I instead of an abstract question, the task can be made very concrete, as when walking in a real room with a covered up mirror on a real wall. This leads to an even greater overestimation than the paper-and-pencil task;
I there is no difference between psychology and physics students on the size of the effect (Bertamini, Spooner & Hecht, 2003; Croucher et al., 2002);
I the error seems to emerge in young adults and is absent in primary school children (Bertamini & Wynne, in press).
It seems, therefore, that some simple questions about what is visible in a mirror can be challenging. Something similar happens when we ask what can another person see in a mirror. For instance, most paintings that have a Toilet of Venus as the subject (and there are many, especially after Titian reintroduced this theme into Renaissance art) tend to place Venus next to a small mirror, held by herself or by a cherub, and the face of Venus is visible in the mirror. A classic example from Veronese is shown in Figure 2 (overleaf), and many more can be found in Miller (1998). Observers admiring the painting have the impression that she is looking at herself. However, as the viewpoint of the observer is very different from that of Venus, what the observer sees must differ from what Venus sees (Bertamini, Spooner & Latto, 2003). The tendency to claim that Venus is looking at herself in such scenes is known as the Venus effect.
The Venus effect does not imply any error on the part of the painter: on the contrary, the painters may cleverly exploit how perception works, as do directors. On television or in a movie the camera can be placed to one side, showing both the actor and the actor’s reflection in a mirror. To share the same view as the actor the camera should really be behind the actor, but thanks to the Venus effect this is not necessary. This is fortunate because a camera behind the actor would not only show the back of the actor, it would also appear in the mirror. The actors on the other hand may not see themselves (they see the camera instead) or may not see themselves centred in the mirror, depending on the size of the mirror. An example where the positioning is chosen so as to centre the image of the face for the camera is the final scene of Raging Bull, in which LaMotta (Robert DeNiro) is talking to himself in front of his dressing room mirror.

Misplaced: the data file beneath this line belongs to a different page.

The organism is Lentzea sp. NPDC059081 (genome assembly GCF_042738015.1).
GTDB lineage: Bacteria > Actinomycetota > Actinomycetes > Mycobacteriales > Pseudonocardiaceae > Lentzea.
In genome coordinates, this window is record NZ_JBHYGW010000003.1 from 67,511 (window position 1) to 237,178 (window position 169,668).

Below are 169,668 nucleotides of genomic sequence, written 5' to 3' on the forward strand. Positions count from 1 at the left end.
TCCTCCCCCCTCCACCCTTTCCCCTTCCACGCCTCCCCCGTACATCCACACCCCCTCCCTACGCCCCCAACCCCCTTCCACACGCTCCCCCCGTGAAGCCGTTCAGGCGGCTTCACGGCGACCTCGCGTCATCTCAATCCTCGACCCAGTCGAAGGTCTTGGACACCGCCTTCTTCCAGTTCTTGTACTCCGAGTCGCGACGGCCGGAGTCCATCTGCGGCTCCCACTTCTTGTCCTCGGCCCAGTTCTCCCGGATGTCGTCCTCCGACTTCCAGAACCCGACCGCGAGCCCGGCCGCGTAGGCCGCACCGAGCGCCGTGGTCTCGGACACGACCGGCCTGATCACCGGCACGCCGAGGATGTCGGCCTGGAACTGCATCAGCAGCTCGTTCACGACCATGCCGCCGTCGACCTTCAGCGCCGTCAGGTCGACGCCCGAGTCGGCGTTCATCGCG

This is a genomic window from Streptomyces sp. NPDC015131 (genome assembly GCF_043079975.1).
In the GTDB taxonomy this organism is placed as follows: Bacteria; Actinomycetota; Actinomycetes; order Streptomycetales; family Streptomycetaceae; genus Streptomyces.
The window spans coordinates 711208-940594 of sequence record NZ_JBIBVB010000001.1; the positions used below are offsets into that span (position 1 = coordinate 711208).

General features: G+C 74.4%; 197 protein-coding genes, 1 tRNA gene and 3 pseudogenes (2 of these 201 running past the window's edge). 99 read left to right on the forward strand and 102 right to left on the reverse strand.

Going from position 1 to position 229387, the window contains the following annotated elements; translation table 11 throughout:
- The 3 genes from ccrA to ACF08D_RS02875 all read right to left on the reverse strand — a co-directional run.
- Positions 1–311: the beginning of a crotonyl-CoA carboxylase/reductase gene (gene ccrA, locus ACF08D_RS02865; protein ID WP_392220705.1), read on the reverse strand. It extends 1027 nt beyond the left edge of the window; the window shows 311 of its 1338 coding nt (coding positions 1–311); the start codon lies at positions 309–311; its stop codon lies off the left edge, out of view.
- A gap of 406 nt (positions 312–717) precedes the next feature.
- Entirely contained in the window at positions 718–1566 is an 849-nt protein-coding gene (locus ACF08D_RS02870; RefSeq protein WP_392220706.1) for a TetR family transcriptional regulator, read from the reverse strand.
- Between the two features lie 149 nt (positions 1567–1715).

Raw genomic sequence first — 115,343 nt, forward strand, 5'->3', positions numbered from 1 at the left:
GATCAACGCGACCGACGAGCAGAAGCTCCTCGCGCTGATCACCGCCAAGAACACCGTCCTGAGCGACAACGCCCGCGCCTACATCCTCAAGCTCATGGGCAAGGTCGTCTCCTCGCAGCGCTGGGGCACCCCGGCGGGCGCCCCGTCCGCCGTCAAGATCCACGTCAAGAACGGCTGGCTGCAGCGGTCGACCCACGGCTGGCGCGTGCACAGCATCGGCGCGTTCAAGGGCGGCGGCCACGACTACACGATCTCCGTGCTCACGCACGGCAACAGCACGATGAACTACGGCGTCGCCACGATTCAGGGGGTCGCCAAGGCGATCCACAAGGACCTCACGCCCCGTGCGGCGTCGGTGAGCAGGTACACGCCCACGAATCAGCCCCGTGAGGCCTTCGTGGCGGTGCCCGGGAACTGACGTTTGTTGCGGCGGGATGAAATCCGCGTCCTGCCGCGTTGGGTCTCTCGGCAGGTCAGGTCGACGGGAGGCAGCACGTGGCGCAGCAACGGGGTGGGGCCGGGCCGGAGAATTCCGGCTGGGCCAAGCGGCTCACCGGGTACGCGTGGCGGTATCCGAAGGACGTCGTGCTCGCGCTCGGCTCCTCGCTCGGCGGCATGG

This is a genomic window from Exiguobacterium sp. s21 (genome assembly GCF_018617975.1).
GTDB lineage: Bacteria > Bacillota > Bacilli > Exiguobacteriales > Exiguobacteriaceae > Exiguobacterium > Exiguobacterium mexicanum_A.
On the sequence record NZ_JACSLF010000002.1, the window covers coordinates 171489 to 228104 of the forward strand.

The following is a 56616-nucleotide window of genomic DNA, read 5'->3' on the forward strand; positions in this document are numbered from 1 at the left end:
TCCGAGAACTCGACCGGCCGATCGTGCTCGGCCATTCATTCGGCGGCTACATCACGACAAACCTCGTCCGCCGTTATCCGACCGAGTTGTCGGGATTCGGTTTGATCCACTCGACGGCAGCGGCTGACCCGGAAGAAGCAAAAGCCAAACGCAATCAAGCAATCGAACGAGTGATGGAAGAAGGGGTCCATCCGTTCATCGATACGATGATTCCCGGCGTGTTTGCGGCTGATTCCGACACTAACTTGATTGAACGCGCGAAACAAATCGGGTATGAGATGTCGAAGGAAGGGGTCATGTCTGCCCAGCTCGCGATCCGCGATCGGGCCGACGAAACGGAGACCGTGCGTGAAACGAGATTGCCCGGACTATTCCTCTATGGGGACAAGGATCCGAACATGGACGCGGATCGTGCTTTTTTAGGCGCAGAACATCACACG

So why do we all struggle when dealing with mirrors? To understand these errors it is useful to remember a few things.
Firstly, the illusion of depth of knowledge. This illusion is not specific to mirrors: in general, people have a feeling that they understand devices with far greater precision than they really do. Only when asked to fully explain something people realise the limits of their knowledge (Keil, 2003; Rozenblit & Keil, 2002). This illusion is particularly strong for mechanical devices like a can-opener or a bicycle. Many adults produce schematic drawings of bicycles that could not work, for instance because the chain joins the back and the front wheels (Lawson, 2006). Mirrors are not mechanical devices, but in common with bicycles they are familiar objects. Therefore, the confidence that people display in making (wrong) predictions about mirrors is probably related to the illusion of depth of knowledge.